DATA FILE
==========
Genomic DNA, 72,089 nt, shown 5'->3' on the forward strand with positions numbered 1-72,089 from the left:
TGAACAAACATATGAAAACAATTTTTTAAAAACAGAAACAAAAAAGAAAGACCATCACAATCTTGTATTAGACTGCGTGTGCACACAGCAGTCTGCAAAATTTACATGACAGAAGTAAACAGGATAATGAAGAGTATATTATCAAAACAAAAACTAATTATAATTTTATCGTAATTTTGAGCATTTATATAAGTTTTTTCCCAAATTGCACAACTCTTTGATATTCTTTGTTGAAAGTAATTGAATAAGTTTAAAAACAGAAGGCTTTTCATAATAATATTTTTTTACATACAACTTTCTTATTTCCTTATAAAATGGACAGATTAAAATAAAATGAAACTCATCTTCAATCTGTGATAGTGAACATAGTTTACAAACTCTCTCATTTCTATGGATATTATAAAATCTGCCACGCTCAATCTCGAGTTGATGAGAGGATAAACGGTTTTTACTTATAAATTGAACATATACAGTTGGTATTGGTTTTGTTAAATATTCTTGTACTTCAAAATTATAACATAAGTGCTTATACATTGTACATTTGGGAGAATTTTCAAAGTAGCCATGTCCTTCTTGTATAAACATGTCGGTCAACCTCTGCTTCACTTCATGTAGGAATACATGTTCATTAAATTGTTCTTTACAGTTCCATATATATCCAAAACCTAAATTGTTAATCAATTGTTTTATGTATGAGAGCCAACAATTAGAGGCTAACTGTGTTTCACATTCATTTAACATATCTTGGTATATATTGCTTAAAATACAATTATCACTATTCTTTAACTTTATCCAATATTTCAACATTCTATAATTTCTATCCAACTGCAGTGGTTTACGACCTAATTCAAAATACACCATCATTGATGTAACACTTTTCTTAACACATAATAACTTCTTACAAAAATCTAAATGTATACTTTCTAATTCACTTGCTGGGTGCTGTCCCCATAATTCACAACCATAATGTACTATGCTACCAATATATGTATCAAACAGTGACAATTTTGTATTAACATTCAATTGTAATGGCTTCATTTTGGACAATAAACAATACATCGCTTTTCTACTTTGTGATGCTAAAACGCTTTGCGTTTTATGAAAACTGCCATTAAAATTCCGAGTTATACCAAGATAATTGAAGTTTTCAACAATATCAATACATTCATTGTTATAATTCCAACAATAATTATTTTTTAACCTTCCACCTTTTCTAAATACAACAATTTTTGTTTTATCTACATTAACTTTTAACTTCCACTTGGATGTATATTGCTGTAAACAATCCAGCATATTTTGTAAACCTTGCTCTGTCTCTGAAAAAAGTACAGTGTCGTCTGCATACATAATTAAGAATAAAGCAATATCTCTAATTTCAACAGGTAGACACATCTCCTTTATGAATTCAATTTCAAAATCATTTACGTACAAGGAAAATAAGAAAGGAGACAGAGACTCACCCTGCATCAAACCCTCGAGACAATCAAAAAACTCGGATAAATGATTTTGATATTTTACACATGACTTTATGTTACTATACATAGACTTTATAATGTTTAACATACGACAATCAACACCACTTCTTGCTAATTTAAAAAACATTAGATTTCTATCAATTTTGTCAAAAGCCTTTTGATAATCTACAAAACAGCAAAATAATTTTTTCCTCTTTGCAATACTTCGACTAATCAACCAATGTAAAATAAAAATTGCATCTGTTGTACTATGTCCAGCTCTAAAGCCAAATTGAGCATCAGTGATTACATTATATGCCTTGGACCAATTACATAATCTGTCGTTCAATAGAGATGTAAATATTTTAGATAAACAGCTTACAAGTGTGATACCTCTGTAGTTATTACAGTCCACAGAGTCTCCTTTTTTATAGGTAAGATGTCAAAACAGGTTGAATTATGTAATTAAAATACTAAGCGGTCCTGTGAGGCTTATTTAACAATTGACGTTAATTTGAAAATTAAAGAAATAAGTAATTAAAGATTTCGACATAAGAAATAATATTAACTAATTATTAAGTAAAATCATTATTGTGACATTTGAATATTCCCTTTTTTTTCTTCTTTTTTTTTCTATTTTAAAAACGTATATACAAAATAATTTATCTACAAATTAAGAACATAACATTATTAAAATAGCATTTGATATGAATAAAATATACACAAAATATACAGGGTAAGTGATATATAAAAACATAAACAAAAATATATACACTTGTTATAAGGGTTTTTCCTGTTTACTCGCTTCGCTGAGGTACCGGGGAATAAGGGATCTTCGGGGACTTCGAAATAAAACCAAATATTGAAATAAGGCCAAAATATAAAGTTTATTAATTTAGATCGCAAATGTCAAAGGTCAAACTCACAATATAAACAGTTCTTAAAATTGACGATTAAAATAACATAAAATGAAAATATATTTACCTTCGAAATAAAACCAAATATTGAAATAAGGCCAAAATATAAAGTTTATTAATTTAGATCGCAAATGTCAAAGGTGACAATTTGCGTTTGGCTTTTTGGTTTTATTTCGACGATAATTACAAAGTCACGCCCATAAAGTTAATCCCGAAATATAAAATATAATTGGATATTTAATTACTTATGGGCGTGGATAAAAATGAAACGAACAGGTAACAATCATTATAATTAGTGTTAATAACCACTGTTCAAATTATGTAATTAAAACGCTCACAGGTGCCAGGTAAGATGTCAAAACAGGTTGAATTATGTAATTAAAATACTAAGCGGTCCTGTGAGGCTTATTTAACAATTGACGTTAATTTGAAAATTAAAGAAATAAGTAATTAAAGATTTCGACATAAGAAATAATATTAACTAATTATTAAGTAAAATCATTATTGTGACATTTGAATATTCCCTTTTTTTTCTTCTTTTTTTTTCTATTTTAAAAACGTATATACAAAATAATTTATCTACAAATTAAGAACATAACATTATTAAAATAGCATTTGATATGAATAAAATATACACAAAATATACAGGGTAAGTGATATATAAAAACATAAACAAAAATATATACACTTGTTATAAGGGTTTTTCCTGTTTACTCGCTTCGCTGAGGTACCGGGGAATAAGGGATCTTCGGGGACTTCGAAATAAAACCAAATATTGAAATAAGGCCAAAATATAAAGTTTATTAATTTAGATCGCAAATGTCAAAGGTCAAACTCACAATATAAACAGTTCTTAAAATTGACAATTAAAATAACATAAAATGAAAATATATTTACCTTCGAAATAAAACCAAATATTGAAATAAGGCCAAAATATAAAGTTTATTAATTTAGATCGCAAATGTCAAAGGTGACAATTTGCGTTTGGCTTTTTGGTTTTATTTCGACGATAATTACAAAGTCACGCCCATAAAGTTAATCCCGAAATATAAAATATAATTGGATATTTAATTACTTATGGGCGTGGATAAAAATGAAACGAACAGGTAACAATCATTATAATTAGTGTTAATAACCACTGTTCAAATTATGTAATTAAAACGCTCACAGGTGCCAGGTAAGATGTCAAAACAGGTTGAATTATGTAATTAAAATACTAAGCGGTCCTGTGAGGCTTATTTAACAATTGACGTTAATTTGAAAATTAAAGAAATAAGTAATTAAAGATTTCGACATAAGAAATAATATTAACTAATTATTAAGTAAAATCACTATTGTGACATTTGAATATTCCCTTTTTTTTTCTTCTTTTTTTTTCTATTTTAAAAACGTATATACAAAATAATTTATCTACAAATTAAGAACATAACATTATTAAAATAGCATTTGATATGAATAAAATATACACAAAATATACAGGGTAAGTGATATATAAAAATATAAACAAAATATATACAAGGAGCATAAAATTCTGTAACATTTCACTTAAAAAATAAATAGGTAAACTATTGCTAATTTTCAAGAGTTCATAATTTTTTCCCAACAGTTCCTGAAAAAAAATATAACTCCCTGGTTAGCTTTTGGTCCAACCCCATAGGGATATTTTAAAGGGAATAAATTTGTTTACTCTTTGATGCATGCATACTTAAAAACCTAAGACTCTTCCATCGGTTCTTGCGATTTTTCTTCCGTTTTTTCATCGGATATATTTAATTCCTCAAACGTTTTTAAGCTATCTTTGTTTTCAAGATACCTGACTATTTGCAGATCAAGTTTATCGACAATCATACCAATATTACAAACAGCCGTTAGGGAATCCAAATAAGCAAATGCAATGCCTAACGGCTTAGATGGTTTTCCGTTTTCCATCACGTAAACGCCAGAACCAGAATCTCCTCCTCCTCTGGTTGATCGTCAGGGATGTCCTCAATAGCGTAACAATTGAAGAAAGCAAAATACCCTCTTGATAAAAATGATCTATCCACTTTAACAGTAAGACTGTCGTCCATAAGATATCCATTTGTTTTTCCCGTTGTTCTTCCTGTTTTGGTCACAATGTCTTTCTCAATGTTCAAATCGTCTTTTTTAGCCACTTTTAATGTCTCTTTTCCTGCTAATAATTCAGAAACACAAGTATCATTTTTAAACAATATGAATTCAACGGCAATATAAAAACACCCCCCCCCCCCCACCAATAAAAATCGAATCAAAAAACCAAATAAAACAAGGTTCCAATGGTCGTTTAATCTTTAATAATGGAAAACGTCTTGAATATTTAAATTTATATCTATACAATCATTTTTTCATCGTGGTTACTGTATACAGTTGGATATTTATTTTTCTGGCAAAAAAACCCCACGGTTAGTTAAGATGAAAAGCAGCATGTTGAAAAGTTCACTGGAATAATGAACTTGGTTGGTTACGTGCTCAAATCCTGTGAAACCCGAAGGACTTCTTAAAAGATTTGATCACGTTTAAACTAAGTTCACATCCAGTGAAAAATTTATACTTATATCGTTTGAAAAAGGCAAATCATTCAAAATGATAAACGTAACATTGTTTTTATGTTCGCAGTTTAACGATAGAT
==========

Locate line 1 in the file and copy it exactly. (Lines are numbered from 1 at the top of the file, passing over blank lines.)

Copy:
Genomic DNA, 72,089 nt, shown 5'->3' on the forward strand with positions numbered 1-72,089 from the left: